The first musical soundtrack Melissa Gulbronson ever owned featured songs from “Jekyll & Hyde.” So singing in Shot in the Dark Production’s latest play should be no problem.
Cast as Emma Carew, the eponymous doctor’s fiancée, Gulbronson will likely find herself singing songs like “Emma’s Reasons,” “His Work and Nothing More” and “Once Upon a Dream.” All are integral in telling the story of Dr. Henry Jekyll and his relentless pursuit to splice the good and evil.
“The music is incredible in this show,” said Gulbronson. “It also gives you an idea of who these characters are.”
Then there are songs like “Bring On the Men” that, at first, doesn’t seem to have a place in a musical based on the gothic tale by author Robert Louis Stevenson. But who cares -- it’s just so damn catchy.
The cast of “Jekyll & Hyde” sang this song with confidence and fervor during a rehearsal last week, filling the small space with uproarious melody. Other actors had gathered inside the Evelynn Larson Theatre. Director Joey Hartshorn -- with a script and sheet music placed on a stand in front of her -- watched as they rambled off a few lines.
Hartshorn’s vision won’t come to fruition until Friday (Jan. 15) when the first show for “Jekyll & Hyde” opens to the public. As expected, the director has added her own special flair to this Shot in the Dark Productions musical by incorporating a steampunk style. Costume designer Kristy Tremayne said she practically begged Hartshorn to let her be in charge of the costumes.
“It’s just something new -- a new form of costuming,” said Tremayne. “It excited me and challenged me.”
The cast will don Victorian steampunk-style outfits, which means a lot of chains, belts, top hats and corsets -- lots and lots of corsets. The color scheme, Tremayne added, is very neutral, incorporating heavy shades of black and brown. Clockwork pieces and gears are also quite common with the steampunk theme.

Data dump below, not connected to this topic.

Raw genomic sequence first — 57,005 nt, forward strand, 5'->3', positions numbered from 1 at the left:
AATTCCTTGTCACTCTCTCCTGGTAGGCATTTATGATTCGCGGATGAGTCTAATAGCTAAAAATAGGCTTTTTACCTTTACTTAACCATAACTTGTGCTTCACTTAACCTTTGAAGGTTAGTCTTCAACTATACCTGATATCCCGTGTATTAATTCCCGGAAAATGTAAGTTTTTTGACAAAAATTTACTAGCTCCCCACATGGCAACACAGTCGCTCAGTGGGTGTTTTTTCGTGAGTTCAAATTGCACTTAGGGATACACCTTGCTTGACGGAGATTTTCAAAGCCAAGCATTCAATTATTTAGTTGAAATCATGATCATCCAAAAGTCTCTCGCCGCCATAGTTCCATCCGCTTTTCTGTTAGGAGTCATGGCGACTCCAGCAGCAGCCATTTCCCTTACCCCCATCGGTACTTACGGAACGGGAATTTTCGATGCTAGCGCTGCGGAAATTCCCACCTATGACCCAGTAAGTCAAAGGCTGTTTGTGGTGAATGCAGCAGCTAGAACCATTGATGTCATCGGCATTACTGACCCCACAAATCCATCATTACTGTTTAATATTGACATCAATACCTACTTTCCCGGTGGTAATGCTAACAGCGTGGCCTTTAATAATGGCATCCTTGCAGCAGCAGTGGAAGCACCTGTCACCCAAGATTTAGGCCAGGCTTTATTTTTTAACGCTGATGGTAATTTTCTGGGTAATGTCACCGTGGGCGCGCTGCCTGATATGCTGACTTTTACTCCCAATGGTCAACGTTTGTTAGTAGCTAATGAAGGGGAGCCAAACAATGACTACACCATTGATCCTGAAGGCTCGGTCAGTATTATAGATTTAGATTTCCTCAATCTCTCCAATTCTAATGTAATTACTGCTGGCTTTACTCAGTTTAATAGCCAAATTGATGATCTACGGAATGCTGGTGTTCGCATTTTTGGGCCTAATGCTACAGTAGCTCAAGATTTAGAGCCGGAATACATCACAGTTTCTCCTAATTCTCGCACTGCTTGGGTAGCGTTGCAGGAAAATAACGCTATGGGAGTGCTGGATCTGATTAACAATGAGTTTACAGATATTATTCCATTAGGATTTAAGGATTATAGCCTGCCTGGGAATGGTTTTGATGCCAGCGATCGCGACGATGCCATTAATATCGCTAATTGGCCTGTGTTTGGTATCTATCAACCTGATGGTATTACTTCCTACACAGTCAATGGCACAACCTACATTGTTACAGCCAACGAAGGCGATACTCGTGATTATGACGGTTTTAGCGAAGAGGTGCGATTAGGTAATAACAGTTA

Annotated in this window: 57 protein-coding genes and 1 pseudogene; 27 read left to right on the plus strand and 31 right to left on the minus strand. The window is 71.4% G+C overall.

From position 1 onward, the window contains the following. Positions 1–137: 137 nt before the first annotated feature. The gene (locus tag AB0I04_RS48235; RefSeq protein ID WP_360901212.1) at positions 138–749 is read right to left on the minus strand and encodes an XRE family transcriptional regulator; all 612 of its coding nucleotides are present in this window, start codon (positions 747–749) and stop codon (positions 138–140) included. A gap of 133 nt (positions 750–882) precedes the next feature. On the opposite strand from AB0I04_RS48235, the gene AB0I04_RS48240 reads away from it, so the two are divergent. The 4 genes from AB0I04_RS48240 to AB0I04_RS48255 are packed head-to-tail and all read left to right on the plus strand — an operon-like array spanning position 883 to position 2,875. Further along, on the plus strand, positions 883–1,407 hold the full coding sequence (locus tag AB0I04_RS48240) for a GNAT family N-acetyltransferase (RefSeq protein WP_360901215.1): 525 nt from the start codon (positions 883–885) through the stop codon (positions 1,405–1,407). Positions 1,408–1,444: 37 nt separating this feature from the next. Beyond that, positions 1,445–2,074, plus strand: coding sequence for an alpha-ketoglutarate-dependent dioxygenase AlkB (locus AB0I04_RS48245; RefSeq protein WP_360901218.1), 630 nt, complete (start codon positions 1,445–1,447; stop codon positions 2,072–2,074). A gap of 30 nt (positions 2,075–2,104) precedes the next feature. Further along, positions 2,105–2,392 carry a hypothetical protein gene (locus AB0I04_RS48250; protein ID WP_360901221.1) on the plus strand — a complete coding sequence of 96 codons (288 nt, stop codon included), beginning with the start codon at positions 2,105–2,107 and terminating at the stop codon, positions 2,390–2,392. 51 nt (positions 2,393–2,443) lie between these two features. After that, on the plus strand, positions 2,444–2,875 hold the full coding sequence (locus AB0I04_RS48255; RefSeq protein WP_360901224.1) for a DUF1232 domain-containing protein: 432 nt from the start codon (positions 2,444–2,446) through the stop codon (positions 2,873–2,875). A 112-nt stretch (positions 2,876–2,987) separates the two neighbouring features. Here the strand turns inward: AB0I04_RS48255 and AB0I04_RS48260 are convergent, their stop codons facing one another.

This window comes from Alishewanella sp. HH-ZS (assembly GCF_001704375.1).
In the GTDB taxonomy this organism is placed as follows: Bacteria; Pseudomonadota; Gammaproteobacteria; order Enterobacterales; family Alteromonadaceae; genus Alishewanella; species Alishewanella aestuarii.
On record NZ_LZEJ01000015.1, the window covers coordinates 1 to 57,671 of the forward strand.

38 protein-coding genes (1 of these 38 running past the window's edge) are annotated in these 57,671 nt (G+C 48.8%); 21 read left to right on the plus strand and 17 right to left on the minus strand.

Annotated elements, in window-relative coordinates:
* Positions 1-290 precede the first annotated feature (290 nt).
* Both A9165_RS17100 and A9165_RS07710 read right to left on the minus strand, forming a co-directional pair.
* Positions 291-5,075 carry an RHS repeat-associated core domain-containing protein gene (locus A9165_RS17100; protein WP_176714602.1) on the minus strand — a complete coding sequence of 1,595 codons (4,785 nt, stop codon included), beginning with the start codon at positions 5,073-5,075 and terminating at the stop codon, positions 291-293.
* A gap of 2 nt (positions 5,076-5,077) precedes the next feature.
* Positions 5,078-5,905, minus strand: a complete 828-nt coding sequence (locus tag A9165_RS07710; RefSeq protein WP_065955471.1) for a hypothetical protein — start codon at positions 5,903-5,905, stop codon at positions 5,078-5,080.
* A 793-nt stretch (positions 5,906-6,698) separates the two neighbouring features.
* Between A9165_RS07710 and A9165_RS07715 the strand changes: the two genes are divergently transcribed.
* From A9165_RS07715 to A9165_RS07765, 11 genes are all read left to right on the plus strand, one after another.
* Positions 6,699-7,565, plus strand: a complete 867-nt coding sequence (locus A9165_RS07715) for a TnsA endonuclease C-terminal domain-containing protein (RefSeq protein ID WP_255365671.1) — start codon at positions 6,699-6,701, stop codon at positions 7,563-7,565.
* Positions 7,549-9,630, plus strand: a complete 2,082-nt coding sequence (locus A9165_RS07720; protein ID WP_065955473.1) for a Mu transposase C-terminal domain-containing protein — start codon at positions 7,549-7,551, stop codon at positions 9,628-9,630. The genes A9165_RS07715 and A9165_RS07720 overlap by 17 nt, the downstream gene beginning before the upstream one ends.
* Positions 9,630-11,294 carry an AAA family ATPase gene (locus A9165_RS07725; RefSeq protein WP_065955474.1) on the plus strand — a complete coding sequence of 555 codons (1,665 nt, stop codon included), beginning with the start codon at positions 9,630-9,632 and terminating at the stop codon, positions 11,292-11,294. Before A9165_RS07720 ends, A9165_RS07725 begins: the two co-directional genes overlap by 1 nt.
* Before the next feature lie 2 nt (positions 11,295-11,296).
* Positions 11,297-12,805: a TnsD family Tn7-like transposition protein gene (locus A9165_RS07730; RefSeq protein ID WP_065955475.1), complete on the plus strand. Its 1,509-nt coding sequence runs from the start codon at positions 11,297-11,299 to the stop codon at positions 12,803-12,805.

“We’re not going a lot of metal,” said Tremayne. “It’s a representation of the time period with a modern spin on it. We’re taking a lot of existing garments and steampunking them up.”
Another deviation from the original musical is the part of Jekyll and his alternate personality Hyde has been split into two. Scott Kruse will play the devoted doctor and John Krager will take on the evil maniac Hyde. Actor Carter Smith, who plays Sir Archibald Proops, said the departure works in the musical’s favor.
“If you’re familiar with the show you might question it,” he said. “But when you see it in action, it is just so cool.”
It also gives Kruse more time to flesh out the character of Jekyll.
“You can’t really do both parts justice in one person,” he said. “I know I get worn out doing my part, so I can’t imagine doing both. Making that switch between both the roles is emotionally taxing.”
Actress Alisha Spurrell, who plays Jekyll’s maid Mrs. Poole, added that the audience will more easily identify which personality is which.
“Having two characters makes that line between good and evil – which is so important in the story – crystal clear,” said Spurrell.